What does the Stay-at-Home Order Mean for Me and my Horse?

With this tragic COVID-19 (Coronavirus) Pandemic that has hit the world, many states are issuing Stay-at-Home orders (including Colorado). While every municipality/county/state is going to be different, we will highlight some of the important facts for you especially revolving around us here in Colorado.

Are you stuck in your house until this is over? No. You may travel out for essential needs (See a list below for what falls into this category). However, please be responsible. If you do not NEED to go someplace, just don’t. The faster we all comply and help stop the spread of this virus, the faster things can go back to normal.

Can you visit your horse? This is a tough one. If you live in, or your horse lives in, any of the areas under a stay-at-home order (which is the entire state of Colorado), UNLESS you are the main caretaker of your horse, you should not go see your horse. While this really is inconvenient, it is for the best for everyone involved. Your horse will survive without being ridden (they will actually probably enjoy their staycation). The last thing we want to do is accidentally bring the virus to the barn and get the fulltime caretakers sick.

If you do absolutely need to go to the barn, if you have any symptoms of a cold/cough, indigestion, or any fever, just don’t go (or if you have been in contact with anyone in the last 2 weeks that has been sick). If you believe yourself to be healthy, keep as much of a distance from others as possible. Bring your own disinfectant with you and disinfect literally everything you touch. Get in, get out, and touch as few things as possible (see your horse only, avoid public areas, etc). Some barns have setup sanitization areas as if there was a strangles outbreak (gloves, bleach wipes, wash stations, hand sanitizer, boot buckets with bleach, etc) in case owners do need to come out. But please don’t rely on your barn to provide this for you at no cost, it will add up exponentially for them!

Please remember the barn is someone else’s home. So if they specifically request you to not come, understand they are doing their best to protect their family, their staff, the horses, and their boarders. The sooner this virus is under control, the happier we will all be.

Some barns are closing their doors to boarders/visitors which is due to a variety of reasons including; immune-compromised staff/owners, insurance not covering them (actually not covering their business activities AKA boarders) during stay at home orders, wanting to ensure everyone stays healthy (including the horses, being guaranteed to have proper care from healthy staff).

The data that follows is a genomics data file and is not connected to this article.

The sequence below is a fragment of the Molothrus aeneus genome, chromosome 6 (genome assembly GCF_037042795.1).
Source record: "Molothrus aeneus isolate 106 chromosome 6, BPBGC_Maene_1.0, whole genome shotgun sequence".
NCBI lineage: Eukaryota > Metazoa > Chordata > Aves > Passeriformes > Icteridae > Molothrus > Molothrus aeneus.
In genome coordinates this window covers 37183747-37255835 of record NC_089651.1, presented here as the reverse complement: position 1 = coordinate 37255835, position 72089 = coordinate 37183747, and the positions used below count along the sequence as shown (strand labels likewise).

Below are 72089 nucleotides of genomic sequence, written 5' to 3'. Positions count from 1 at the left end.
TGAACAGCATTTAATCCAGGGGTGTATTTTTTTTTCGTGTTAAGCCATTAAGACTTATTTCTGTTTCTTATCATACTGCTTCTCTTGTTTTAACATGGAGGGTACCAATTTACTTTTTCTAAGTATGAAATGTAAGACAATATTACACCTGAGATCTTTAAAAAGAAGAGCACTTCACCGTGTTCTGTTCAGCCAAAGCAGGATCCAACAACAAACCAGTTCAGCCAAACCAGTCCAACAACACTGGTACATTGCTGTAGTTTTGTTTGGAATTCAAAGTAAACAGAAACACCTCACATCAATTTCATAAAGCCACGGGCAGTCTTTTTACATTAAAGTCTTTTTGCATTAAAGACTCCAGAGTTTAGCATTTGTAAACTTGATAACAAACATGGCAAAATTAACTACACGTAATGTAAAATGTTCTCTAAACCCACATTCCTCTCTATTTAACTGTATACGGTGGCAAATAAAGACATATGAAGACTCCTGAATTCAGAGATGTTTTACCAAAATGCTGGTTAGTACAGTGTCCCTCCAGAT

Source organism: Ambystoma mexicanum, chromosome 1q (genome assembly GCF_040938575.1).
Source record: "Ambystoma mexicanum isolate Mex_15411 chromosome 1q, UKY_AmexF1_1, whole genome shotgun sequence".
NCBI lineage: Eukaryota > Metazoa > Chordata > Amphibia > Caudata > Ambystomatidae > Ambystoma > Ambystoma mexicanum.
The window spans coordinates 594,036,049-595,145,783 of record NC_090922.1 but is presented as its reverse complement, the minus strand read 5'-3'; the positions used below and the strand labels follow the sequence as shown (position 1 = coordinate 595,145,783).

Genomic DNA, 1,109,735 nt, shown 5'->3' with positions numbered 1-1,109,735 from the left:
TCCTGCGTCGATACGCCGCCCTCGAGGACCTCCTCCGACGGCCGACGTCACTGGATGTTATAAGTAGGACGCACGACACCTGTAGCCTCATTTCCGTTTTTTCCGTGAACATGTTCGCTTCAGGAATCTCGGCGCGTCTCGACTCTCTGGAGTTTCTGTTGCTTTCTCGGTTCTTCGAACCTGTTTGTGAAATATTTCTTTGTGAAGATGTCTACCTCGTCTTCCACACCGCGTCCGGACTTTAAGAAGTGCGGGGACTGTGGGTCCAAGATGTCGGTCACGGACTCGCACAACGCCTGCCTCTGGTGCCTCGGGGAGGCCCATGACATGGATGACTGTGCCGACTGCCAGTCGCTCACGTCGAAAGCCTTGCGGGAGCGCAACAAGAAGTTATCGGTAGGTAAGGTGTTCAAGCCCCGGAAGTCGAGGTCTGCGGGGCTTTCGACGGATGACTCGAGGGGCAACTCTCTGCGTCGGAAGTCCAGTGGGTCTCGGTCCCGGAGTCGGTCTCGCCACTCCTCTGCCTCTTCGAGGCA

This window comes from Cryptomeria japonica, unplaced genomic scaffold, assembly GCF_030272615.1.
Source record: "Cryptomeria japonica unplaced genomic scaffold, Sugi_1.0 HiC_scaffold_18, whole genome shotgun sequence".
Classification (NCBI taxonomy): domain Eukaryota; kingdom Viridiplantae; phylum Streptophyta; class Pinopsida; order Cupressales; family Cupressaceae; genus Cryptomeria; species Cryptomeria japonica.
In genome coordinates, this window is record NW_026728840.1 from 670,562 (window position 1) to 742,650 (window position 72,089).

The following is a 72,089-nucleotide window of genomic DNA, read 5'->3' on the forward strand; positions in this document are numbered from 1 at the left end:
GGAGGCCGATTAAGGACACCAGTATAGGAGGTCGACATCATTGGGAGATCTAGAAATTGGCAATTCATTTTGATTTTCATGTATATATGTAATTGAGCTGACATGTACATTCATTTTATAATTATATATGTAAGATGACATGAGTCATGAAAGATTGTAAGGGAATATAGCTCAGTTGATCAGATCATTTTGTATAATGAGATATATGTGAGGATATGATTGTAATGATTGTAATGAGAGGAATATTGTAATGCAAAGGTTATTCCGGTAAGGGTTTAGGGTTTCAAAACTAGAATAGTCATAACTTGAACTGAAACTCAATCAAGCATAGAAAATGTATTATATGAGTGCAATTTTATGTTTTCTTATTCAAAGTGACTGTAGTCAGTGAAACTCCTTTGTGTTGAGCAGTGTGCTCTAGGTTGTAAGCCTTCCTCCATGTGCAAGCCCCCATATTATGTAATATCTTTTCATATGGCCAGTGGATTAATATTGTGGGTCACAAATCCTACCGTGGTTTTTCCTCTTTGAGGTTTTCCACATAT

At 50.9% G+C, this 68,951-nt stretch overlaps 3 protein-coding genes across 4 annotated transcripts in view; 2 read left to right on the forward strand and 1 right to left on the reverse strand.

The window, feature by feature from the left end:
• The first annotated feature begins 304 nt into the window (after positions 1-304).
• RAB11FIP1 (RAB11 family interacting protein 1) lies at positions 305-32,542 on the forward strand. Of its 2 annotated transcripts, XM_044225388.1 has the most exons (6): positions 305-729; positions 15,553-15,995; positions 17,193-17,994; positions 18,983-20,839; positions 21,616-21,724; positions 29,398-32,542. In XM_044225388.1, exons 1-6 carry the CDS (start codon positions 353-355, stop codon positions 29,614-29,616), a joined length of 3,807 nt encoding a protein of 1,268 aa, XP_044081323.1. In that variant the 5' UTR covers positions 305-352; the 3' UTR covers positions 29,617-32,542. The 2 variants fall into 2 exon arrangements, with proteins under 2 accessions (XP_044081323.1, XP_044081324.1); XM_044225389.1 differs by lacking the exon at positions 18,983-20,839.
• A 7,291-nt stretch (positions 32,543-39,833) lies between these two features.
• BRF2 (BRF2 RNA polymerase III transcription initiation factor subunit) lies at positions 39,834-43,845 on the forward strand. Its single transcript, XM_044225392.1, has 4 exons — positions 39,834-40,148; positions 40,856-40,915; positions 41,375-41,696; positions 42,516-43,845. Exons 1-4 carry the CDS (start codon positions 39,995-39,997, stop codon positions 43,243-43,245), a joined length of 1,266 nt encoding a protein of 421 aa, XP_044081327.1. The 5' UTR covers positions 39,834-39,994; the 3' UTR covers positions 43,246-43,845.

We have heard some great things local barns are doing to keep horse owners in touch with their horses and to make this difficult time easier:

  • Updating Facebook Pages, Facebook Groups, etc with daily photos of each horse and updates on the care etc.
  • Doing quick FaceTime or Skype with owners and their horse.
  • Sharing Barn Cam logins so owners can watch their horses from home.
  • Dropping training requirements, etc. since many owners are without income right now.
  • Offering extra turnout.
  • Offering to lunge client’s horses at minimal or no charge.
  • If you have other suggestions, comment them below!

If you are still unsure if going to the barn is a good idea, consider this: Doctors might have to choose who lives and dies because of the spread of this virus. Just don’t risk spreading it if you can avoid it. https://www.npr.org/2020/03/21/819645036/u-s-hospitals-prepare-guidelines-for-who-gets-care-amid-coronavirus-surge

PermittedNot Permitted
Getting medical care for you, a family member, or your pet.In-person public or private gatherings of any size with people outside of your residence.
Visiting a health care professional.Traveling, except to get or provide essential services or medical care.
Getting medical supplies or medication.Carpooling with anyone outside of your residence.
Going to get groceries, food (via take-out, drive-thru, Foodbanks) or other essential household items.
Picking up materials from your child’s school needed for distance learning.
Going outside for physical activity, as long as you stay at least 6 feet away from people who are not in your household and follow social distancing practices.
Going to work, ONLY if you provide essential products or services at an essential business ( Critical infrastructure employers include utilities, fuel supply and transmission, public water, telecommunications, transportation, hotels, organizations that provide services to disadvantaged people and those in the food supply chain. Critical manufacturing includes those who produce food, beverages, chemicals, medical equipment, pharmaceuticals, agriculture, and sanitary products.  Critical retail includes grocery and liquor stores, farms, gas stations, restaurants and bars for takeout or delivery, medical marijuana dispensaries, recreational/retail marijuana but only for curbside service; and hardware stores. Critical services include trash and recycling, shipping, laundromats, child care, building cleaning and maintenance, auto supply and repair, warehouses and distribution, funeral homes, crematoriums, and animal shelters and rescue.)

We will continue to update this article as more information becomes available. Also feel free to reach out to us directly if you have helpful info or ideas! Together (from a distance) we can get through this!

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